Made up of many components and complex interfaces, there is often reluctance among diverse stakeholders to cooperate to a level necessary to find the best overall outcome. As a result, supply chains can present a multifaceted problem of different objectives for different users.
The combination of competitive forces, a desire for autonomy and legacy systems which have grown out of a short-term and ad hoc approach to expansion, results in the development of complicated operations and redundant infrastructure.
Improvement in operational efficiency is a current mandate for resources companies around the globe. Routinely, the first step for improvement in most legacy supply chain infrastructure is simply to improve communication and coordination of planning.
However important these initiatives, they are an endgame of incremental improvements for owners and operators. The bigger gains are to be made much earlier in the process, in properly optimising the supply chain configuration for new developments or major expansions early within the project lifecycle.
Inefficient or underperforming supply chain solutions locked between concept and feasibility stages can lead to a number of undesirable outcomes such as:
Currently, there is no regulatory requirement to demonstrate a rigorous and quantifiable approach to optimising the configuration and operating plan of the supply chain to maximise economic benefit. Project fundamentals are commonly shaped at concept stage, based purely on past experience and rule of thumb. As a consequence, it is likely that the set of options to be considered in subsequent project stages will not contain any near-optimal supply chain configurations.
“In supply chain projects with a heavy haul rail component, we see this when intuition, or preconceived notions that longer trains are more efficient, form the basis for a choice of what is known as 'consist' length,” says Colin Eustace, technical leader for operational optimisation, Aurecon.
“Such a choice is often made before the development of any rail infrastructure options and such an arbitrary choice of length can shape all of the options developed, right from concept study inceptions. This approach may lead to exclusion of future near optimal solutions from consideration".
Fixing the target throughput at the concept stage is common and often prevents the economic optimisation process from considering optimal solutions. Optimisation of transport supply chain and mine planning should be integrated; so that the optimum mine production profile can be determined, along with the transport supply chain configuration. In some cases, it may be beneficial to reduce mine production by a small percentage (e.g. targeting a higher grade product) if it means avoiding a step change in supply chain capital cost.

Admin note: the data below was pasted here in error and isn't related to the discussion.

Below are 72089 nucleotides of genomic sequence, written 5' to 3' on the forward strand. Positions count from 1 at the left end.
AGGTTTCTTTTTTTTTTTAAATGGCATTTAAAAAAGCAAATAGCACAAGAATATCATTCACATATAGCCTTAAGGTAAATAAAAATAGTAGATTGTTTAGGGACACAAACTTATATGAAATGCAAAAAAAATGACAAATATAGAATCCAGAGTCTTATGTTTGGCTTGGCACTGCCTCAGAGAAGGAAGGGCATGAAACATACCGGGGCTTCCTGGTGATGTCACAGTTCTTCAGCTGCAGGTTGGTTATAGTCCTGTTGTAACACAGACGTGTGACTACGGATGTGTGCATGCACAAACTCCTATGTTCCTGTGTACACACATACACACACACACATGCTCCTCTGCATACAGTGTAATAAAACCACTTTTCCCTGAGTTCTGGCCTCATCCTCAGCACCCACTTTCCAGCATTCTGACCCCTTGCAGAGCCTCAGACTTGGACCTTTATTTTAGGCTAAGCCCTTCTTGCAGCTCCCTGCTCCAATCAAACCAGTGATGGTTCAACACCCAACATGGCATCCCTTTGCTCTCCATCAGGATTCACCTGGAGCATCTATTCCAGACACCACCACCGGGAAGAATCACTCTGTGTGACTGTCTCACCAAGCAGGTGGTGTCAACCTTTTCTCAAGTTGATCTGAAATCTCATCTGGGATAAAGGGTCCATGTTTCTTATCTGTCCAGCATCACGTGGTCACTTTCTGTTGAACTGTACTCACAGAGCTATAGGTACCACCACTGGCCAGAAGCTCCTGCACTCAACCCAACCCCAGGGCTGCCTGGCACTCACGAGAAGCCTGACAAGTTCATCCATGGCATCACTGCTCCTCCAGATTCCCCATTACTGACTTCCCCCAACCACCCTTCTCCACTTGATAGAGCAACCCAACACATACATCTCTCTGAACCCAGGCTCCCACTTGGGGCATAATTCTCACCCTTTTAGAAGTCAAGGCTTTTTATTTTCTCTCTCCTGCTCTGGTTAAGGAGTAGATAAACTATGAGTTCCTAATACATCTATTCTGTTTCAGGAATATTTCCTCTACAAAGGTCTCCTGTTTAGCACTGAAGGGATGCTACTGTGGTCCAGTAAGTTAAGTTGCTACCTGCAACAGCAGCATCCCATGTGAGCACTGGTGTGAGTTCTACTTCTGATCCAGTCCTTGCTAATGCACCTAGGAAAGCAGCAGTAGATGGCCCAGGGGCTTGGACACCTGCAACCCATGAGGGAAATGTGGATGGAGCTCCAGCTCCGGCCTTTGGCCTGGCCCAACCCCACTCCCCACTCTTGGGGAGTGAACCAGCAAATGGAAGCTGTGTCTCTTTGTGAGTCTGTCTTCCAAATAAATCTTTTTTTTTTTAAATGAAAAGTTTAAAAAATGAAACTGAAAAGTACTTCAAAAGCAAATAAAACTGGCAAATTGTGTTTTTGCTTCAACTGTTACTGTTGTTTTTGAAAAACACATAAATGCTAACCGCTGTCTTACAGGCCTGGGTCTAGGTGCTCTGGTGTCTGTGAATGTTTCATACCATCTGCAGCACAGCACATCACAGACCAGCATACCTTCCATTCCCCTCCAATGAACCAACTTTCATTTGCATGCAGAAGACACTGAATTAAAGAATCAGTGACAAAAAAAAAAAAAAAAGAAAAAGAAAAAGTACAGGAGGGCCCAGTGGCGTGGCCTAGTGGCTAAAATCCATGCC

“Using intuition to shape projects at concept stage is understandable to an extent. The decision space is vast, with many variables involved in complex relationships,” comments Colin. “Even for one given solution, it is difficult to forecast system performance in terms of throughput and cycle times.”
Applying intuition and preconceived ideas provides a means of narrowing down the decision space to a manageable size, but usually at the expense of even considering options that may represent significantly better value.
Using the illustration of a greenfield bulk supply chain involving heavy haul rail and a bulk port, this discussion provides an overview of a framework to develop a comprehensive quantitative evaluation of the decision space for major supply chain projects. It also includes an argument demonstrating that optimality in terms of economic benefit should be a regulatory requirement for major projects which exploit a nation’s resources and significantly impact the environment.
The best sustainable development outcome considers more than just the economics of the operation. Environmental and societal outcomes, as well as capacity, reliability and time–to–market all play an important part. These objectives can all be quantified and considered in numerical optimisation. The discussion uses the term numerical optimisation to differentiate the science of mathematical optimisation from a structured process of intuitive scenario development, comparison and ranking, and concentrates on optimisation of the economics of the supply chain. With appropriate legislative safeguards in place, good economic project outcomes generally lead to good environmental and societal outcomes by increasing the availability of funding for environmental and social programmes, and increasing government tax revenue.